Saturday, January 21, 2006

free culture: introduction

I am reviewing / summarising Lessig's book Free Culture


New technology undermines old laws.

The law used to say that land ownership extended above the land and below the land. This law was changed after the invention of the aeroplane. A good outcome. "Common sense revolts against the idea" that owners of aeroplanes would have to negotiate the rights to travel over every property, despite the fact that a few chickens were harmed by low flying aircraft.

Edwin Armstrong invented FM radio in 1933 which threatened the established AM radio monopoly. This time the businesses threatened by this invention successfully lobbied the government (FCC - Federal Communications Commission) to block FM for years. Tragically, the inventor was defeated and committed suicide in 1954.

Nowadays, we enjoy FM radio, the law eventually changed.

Lessig divides culture into commercial culture and non commercial culture. Historically, the law has only bothered with commercial culture. The law has protected the incentives of creators by granting them exclusive rights to their creative work.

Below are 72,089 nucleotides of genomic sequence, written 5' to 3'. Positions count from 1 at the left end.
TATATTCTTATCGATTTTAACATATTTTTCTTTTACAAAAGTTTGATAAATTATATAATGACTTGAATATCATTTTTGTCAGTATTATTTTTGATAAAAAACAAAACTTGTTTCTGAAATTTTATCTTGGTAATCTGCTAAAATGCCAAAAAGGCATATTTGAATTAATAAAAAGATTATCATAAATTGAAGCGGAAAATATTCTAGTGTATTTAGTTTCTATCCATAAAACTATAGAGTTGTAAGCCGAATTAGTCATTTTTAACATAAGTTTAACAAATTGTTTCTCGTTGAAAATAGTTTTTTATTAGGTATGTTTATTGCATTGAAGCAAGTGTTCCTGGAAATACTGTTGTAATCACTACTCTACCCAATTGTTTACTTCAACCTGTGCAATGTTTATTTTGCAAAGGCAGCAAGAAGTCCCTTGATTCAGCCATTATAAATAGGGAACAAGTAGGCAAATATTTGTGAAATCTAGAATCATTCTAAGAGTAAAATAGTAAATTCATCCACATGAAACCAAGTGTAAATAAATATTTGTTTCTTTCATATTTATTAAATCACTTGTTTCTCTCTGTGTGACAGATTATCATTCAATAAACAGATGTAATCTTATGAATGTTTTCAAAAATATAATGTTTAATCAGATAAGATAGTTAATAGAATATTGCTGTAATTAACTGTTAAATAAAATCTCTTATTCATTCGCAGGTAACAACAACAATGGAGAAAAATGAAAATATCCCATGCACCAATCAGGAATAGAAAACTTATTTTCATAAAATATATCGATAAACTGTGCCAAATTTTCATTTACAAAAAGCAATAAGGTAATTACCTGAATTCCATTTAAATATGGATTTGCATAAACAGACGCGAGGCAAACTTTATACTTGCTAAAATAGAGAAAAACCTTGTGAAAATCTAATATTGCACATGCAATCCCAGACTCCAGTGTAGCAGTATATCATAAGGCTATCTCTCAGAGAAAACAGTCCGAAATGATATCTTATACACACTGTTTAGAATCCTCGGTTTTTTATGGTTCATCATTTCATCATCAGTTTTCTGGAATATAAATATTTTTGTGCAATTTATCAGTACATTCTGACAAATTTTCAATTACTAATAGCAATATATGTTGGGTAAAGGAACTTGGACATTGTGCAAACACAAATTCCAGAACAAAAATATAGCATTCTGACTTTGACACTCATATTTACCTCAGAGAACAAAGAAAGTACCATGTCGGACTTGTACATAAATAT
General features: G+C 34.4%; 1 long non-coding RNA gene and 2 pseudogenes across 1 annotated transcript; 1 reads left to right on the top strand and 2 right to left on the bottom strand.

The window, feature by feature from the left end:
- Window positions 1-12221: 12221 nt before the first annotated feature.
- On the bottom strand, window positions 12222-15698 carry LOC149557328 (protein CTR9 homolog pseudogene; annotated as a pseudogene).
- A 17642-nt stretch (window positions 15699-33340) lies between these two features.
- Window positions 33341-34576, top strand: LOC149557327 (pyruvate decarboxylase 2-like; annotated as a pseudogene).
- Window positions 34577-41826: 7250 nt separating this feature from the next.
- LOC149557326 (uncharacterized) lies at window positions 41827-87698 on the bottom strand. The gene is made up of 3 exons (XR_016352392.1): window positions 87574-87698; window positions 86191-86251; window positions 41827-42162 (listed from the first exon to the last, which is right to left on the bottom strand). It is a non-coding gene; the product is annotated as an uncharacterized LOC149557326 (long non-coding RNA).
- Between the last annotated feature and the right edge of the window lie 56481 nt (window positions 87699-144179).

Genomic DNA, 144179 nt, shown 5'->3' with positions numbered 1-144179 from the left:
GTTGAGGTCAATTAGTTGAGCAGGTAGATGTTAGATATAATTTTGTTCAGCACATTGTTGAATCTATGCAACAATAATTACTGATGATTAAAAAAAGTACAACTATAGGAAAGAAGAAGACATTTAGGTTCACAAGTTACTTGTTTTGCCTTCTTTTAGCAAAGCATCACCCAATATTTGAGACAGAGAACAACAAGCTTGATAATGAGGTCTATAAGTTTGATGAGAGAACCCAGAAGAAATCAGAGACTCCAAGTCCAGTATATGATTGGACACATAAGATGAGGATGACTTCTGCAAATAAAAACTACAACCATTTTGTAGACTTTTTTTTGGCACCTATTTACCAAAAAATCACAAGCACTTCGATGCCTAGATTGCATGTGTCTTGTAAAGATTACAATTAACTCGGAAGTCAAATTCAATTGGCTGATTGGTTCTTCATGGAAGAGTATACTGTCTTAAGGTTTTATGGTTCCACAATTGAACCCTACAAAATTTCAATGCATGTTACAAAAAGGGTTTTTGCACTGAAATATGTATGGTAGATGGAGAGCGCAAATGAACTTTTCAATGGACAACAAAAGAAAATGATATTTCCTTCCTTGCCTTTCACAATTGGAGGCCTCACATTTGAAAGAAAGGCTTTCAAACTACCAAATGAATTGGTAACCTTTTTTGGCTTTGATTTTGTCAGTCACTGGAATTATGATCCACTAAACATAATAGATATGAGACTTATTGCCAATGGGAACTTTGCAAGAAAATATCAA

There was a balance between commercial culture (protected, regulated) and non commercial culture (free).

But now more and more culture is becoming digital and through the internet is effortlessly copied and distributed.

Powerful lobby groups (MPAA - Motion Pictures, RIAA - Recording Industry) are successfully lobbying to protect their property and in the process of the law being strengthened all internet culture is in danger of becoming regulated.

On the surface it appears to be a war for the protection of intellectual property against "piracy". But the beneath the surface reality is that the whole of culture is in danger of becoming regulated and unfree. There is a danger that the internet which has provided us with tremendous new freedoms could be used to take away existing freedoms. (the irony of becoming digital?)

The idea of property has the power to disable critical thought. Property is internalised by some as an absolute right, more important than ideas or culture. In a world where property is sacred, the very words that are used in this debate - piracy and property - gives the advantage to those who seek to protect their monopoly against new innovations. (there is a need to reframe the terms of discussion)


Anonymous Roland said...

Thanks for sharing this Bill. :-)

12:54 AM  

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